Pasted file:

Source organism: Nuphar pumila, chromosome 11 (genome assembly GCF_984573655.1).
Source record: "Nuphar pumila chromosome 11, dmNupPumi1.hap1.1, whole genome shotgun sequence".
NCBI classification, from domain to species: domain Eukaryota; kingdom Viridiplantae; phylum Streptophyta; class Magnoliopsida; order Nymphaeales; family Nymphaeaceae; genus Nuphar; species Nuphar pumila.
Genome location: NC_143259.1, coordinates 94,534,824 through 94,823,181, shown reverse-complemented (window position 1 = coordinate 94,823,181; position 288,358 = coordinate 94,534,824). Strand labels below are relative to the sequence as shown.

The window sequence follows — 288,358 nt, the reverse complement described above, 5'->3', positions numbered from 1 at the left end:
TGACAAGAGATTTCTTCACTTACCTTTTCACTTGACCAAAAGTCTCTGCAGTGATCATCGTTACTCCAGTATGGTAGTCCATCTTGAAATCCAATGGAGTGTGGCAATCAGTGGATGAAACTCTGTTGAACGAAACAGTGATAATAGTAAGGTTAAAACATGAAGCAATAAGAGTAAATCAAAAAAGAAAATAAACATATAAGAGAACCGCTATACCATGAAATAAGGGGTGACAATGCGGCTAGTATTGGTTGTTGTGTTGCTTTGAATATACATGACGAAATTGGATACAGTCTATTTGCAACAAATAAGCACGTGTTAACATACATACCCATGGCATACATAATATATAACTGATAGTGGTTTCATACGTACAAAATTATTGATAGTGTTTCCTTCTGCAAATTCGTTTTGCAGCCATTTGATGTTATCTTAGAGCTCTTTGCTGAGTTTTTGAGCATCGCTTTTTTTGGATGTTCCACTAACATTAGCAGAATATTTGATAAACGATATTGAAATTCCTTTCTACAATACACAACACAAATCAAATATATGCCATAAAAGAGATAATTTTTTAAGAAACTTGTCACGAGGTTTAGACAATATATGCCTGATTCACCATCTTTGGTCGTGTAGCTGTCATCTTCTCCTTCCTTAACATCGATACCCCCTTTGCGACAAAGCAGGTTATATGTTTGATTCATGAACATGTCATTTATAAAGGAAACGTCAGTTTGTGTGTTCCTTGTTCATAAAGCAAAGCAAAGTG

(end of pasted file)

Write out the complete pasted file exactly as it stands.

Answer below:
Source organism: Nuphar pumila, chromosome 11 (genome assembly GCF_984573655.1).
Source record: "Nuphar pumila chromosome 11, dmNupPumi1.hap1.1, whole genome shotgun sequence".
NCBI classification, from domain to species: domain Eukaryota; kingdom Viridiplantae; phylum Streptophyta; class Magnoliopsida; order Nymphaeales; family Nymphaeaceae; genus Nuphar; species Nuphar pumila.
Genome location: NC_143259.1, coordinates 94,534,824 through 94,823,181, shown reverse-complemented (window position 1 = coordinate 94,823,181; position 288,358 = coordinate 94,534,824). Strand labels below are relative to the sequence as shown.

The window sequence follows — 288,358 nt, the reverse complement described above, 5'->3', positions numbered from 1 at the left end:
TGACAAGAGATTTCTTCACTTACCTTTTCACTTGACCAAAAGTCTCTGCAGTGATCATCGTTACTCCAGTATGGTAGTCCATCTTGAAATCCAATGGAGTGTGGCAATCAGTGGATGAAACTCTGTTGAACGAAACAGTGATAATAGTAAGGTTAAAACATGAAGCAATAAGAGTAAATCAAAAAAGAAAATAAACATATAAGAGAACCGCTATACCATGAAATAAGGGGTGACAATGCGGCTAGTATTGGTTGTTGTGTTGCTTTGAATATACATGACGAAATTGGATACAGTCTATTTGCAACAAATAAGCACGTGTTAACATACATACCCATGGCATACATAATATATAACTGATAGTGGTTTCATACGTACAAAATTATTGATAGTGTTTCCTTCTGCAAATTCGTTTTGCAGCCATTTGATGTTATCTTAGAGCTCTTTGCTGAGTTTTTGAGCATCGCTTTTTTTGGATGTTCCACTAACATTAGCAGAATATTTGATAAACGATATTGAAATTCCTTTCTACAATACACAACACAAATCAAATATATGCCATAAAAGAGATAATTTTTTAAGAAACTTGTCACGAGGTTTAGACAATATATGCCTGATTCACCATCTTTGGTCGTGTAGCTGTCATCTTCTCCTTCCTTAACATCGATACCCCCTTTGCGACAAAGCAGGTTATATGTTTGATTCATGAACATGTCATTTATAAAGGAAACGTCAGTTTGTGTGTTCCTTGTTCATAAAGCAAAGCAAAGTG